Unions are not to blame for economic problems
To the editor:
Some blame unions for what’s wrong with America’s economy. The facts don’t support this. American workers are the backbone of our economy, and they work best when they have the freedom to unionize. Unions are good for America.
Our economy remains the strongest in the world, even though we are still climbing out of the Great Recession of 2008. This was the worst recession in 80 years. American workers did not cause the recession. The big banks and mortgage companies did. Many American workers lost their jobs because of the corporate greed that nearly destroyed our economy. Nevertheless, American workers bailed out the big corporations, and American workers are leading our recovery.
Evidence regarding the overall economic impact of unions is mixed. On one hand, unemployment is generally higher in states that have higher union membership, but not by much, and not consistently state by state. On the other hand, union jobs pay more than nonunion jobs, and those extra earnings go back into the economy. Additionally, union membership is low in the deep South, and the standard of living there is low as well. Finally, as union membership has declined since 1980, so has the economy. Overall, I don’t see that union membership has a significant impact on the economy.
The bigger issue is freedom. Our country was founded on freedom. Our freedom is our strength. American workers should be free to join with other workers in negotiating with employers. A work force that feels that it has some say in the workplace will be a better work force, and employees and employers will benefit together. That’s the power of freedom, and we should embrace it. Nevertheless, freedom requires responsible behavior. Unions should not be allowed to limit employees’ freedom by requiring membership. Nor should they hurt others’ freedom by promoting violence or by threatening crucial services.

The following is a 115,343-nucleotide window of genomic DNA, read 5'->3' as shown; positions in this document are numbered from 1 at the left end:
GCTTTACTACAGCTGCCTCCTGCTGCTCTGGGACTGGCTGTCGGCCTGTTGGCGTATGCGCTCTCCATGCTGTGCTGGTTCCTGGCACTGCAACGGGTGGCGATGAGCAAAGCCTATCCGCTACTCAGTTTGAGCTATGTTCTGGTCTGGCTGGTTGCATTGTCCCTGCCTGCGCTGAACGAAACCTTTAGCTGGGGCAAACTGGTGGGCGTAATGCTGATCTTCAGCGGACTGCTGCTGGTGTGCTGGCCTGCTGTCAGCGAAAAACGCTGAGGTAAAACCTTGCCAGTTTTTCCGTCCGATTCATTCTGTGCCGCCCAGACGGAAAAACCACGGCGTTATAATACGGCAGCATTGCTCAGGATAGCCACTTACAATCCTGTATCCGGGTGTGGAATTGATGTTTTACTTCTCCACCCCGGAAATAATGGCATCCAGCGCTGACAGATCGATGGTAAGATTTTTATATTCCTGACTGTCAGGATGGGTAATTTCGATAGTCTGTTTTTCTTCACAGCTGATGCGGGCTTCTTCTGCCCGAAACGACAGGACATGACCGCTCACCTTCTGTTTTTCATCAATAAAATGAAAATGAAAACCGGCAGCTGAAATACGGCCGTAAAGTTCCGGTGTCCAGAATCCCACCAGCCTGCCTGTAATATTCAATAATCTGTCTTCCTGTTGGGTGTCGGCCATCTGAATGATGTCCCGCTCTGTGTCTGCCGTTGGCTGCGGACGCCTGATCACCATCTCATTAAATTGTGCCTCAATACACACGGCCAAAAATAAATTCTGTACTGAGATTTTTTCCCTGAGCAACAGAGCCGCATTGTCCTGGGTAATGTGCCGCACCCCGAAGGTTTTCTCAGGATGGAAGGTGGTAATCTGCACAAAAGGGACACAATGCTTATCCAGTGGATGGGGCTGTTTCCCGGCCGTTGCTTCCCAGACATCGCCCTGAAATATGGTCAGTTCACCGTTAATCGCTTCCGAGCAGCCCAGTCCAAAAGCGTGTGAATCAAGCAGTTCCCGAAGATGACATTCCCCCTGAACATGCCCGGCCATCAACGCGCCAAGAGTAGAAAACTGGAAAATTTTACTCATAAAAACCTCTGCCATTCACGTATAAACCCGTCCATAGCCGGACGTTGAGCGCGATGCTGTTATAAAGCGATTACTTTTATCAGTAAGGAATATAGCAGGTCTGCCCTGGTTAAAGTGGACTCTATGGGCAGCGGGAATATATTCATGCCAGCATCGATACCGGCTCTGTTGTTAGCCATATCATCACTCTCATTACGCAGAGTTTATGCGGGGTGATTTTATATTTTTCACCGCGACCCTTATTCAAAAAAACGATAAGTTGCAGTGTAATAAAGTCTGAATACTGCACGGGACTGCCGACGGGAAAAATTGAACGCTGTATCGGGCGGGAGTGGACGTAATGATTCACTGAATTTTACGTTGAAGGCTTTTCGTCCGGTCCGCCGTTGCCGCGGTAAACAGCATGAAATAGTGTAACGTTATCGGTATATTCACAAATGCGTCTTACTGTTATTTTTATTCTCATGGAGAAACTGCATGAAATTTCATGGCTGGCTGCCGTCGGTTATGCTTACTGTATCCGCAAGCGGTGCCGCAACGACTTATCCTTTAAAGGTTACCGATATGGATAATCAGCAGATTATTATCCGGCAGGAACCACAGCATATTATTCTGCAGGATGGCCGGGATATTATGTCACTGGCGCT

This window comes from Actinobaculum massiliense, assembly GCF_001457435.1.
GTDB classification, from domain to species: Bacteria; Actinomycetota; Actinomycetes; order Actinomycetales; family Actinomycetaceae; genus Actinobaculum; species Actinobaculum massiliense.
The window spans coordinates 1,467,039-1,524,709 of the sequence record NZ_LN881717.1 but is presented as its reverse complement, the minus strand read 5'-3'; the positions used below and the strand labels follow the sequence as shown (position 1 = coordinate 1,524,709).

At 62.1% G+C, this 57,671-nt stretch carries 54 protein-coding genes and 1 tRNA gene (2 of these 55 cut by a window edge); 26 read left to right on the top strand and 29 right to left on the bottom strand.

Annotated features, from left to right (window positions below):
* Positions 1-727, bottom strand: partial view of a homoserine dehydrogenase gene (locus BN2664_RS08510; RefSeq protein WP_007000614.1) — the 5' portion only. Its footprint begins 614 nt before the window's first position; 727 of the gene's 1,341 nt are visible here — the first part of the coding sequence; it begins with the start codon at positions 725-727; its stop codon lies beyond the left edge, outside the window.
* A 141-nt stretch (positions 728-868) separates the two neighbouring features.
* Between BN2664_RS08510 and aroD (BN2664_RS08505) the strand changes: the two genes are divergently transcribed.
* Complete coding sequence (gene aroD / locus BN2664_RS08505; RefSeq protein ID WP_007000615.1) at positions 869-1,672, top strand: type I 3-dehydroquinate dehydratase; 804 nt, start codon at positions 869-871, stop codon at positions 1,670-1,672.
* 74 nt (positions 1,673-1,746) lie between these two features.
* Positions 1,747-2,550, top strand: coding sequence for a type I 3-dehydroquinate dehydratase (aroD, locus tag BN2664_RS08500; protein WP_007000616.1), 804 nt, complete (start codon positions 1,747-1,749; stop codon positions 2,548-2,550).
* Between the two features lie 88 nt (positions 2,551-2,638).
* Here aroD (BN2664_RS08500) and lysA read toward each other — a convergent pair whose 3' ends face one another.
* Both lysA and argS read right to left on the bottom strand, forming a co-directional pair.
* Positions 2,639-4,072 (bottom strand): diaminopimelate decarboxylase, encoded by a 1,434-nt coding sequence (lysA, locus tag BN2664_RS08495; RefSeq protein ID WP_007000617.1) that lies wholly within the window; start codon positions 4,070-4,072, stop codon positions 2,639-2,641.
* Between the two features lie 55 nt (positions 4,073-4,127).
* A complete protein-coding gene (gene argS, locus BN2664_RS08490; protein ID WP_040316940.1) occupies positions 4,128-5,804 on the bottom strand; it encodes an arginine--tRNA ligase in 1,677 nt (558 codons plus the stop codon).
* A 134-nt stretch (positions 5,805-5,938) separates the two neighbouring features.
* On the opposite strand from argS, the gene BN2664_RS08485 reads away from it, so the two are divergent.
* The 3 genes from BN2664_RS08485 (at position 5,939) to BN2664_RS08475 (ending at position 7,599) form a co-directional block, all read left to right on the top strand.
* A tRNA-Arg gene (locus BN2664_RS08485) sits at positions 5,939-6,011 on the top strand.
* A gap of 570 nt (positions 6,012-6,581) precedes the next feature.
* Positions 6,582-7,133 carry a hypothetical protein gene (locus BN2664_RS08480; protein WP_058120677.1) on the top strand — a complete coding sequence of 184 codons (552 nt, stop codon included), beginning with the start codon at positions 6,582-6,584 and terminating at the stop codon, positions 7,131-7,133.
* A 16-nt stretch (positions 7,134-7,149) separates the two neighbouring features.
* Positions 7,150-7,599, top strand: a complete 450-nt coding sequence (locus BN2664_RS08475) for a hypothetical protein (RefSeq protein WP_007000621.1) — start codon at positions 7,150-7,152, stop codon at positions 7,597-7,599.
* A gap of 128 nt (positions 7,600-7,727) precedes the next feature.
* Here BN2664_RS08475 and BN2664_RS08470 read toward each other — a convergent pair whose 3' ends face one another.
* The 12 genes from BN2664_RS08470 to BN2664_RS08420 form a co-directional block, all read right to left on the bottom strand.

We are not China or Russia. We are the United States of America. Freedom, including the freedom for workers to unionize responsibly, is what made us strong, and will keep us strong.
With mass shootings, when will enough be enough?
To the editor:
After the shootings in Newtown, Conn., politicians and others are saying with outrage, “Enough is enough!”
Columbine was not enough. Virginia Tech was not enough. Aurora was not enough. The yearly shooting of thousands of Americans is not enough. There is still widespread opposition to reasonable, additional gun-control measures. Membership in the NRA has increased. Orders for semi-automatic, assault style rifles have escalated. Ammunition is sold before it can reach retailers. High-capacity clips are on back order.
“A well-regulated militia, being necessary for the security of a free state ...” meant keeping flintlock rifles and pistols. Today, such a militia would have to have automatic assault rifles, rocket-propelled grenades, flame throwers, etc. The NRA will not be happy until that happens.
So what would be “enough?” If someone shot all the babies in a nursery, would that be enough? I doubt it. Our populace is saturated with firearms and the bad guys will not obey any law. Of the thousands who are shot yearly, is there someone with mental illness at each trigger? If so, we are going to need more institutions to house and feed them.
Vance L. Creech
Privatization of Pa. lottery disrespectful of residents
To the editor: